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M B Mahowald. Oxford University Press, 2000, US$39.95 (hb), pp 314. ISBN 0–19–512110–4
Far too often it is still assumed that if feminist bioethics has any role to play, its contribution lies purely in reproductive ethics. Mary Mahowald's Genes, Women, Equality should dispel that delusion once and for all, along with a second illusion: that the new genetics is gender-neutral.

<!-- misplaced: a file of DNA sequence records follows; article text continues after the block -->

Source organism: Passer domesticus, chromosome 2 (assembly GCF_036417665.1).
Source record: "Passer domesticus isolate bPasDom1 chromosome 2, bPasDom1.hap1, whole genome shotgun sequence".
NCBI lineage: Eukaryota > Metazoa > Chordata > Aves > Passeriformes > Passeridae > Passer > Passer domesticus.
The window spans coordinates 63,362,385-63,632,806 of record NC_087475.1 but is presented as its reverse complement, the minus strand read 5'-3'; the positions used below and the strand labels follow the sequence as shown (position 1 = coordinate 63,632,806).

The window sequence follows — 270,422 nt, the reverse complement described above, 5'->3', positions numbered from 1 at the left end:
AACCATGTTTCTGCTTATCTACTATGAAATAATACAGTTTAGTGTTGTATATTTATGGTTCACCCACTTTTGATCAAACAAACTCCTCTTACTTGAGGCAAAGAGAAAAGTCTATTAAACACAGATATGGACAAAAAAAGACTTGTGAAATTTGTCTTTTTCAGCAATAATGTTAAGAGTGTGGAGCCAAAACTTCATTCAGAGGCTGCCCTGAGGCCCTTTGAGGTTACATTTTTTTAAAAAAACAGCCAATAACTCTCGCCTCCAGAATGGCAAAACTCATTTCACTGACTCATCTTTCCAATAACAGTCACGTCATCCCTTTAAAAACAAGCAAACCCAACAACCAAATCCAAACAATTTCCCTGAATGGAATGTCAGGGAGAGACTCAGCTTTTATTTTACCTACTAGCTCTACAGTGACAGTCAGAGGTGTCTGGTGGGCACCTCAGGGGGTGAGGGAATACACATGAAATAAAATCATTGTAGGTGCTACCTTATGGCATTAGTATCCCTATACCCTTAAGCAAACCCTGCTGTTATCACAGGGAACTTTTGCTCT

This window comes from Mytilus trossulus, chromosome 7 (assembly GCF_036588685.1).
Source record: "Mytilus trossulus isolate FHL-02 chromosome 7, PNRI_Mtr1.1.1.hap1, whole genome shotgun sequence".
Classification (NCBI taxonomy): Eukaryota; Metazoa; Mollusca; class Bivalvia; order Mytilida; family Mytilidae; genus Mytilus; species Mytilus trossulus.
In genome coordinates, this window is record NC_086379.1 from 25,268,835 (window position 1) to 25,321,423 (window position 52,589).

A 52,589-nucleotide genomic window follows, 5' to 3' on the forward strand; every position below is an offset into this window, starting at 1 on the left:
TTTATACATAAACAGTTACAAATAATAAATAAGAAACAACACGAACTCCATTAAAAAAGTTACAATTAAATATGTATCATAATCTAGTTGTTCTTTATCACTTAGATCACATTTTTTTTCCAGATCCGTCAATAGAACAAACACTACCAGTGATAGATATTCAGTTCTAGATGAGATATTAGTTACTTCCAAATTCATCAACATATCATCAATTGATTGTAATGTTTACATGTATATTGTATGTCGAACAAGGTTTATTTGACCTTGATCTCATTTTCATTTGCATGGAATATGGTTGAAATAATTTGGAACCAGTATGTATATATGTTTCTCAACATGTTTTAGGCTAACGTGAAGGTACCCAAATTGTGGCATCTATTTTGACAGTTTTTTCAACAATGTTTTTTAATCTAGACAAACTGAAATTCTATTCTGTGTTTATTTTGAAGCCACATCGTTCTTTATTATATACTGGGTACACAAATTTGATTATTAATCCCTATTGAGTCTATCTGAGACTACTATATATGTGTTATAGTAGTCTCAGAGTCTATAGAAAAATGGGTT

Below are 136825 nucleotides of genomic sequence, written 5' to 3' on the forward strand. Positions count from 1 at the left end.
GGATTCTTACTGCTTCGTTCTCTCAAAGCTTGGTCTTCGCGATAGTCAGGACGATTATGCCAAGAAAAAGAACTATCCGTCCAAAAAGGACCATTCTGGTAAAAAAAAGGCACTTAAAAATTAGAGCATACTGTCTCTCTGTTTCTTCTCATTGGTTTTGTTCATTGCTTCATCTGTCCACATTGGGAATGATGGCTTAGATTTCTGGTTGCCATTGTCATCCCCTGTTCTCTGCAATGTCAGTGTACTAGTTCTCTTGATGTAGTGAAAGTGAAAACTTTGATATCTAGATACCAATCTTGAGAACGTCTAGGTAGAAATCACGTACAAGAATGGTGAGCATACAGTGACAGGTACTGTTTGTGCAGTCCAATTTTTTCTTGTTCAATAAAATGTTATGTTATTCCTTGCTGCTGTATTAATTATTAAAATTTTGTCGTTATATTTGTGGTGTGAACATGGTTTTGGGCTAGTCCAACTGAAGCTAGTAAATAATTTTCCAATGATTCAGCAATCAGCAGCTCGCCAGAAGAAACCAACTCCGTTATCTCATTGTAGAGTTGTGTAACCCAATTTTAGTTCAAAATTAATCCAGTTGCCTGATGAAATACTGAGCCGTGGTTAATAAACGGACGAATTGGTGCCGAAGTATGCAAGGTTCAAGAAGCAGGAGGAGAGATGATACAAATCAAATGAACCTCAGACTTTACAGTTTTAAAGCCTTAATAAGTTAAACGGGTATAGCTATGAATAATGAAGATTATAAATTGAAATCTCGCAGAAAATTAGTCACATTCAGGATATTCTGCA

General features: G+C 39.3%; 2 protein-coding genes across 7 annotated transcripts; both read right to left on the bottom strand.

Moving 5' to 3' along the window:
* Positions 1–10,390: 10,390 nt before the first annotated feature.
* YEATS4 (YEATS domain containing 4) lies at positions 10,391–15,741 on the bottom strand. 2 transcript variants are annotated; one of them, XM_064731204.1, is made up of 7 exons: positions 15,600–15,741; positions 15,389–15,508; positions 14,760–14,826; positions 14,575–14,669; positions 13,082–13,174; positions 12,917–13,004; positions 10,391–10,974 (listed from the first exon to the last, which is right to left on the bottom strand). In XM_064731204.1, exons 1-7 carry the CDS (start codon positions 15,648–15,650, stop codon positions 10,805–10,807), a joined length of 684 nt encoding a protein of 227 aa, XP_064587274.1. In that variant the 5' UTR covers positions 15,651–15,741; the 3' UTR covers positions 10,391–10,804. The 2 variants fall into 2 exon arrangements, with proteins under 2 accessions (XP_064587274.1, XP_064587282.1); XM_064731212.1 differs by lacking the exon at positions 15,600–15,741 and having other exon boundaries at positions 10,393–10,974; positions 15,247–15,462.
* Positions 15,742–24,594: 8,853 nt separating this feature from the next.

Mahowald is not a bioethical Luddite: she is not concerned to attack the new genetics, but to make good the failure of bioethicists and scientists to explore the differential impact of the new genetics on women. Specific implications for women of advances in genetics in different fields form the bulk of the book, with chapters on genetic counselling; genetics research; allocation of genetic services; culture and sex selection; misattributed paternity and cystic fibrosis; sickle cell disease and carrier testing; breast cancer susceptibility testing; preimplantation genetic diagnosis and abortion; genomic alternation; genetically linked alcoholism, employment and insurance testing, and human cloning. …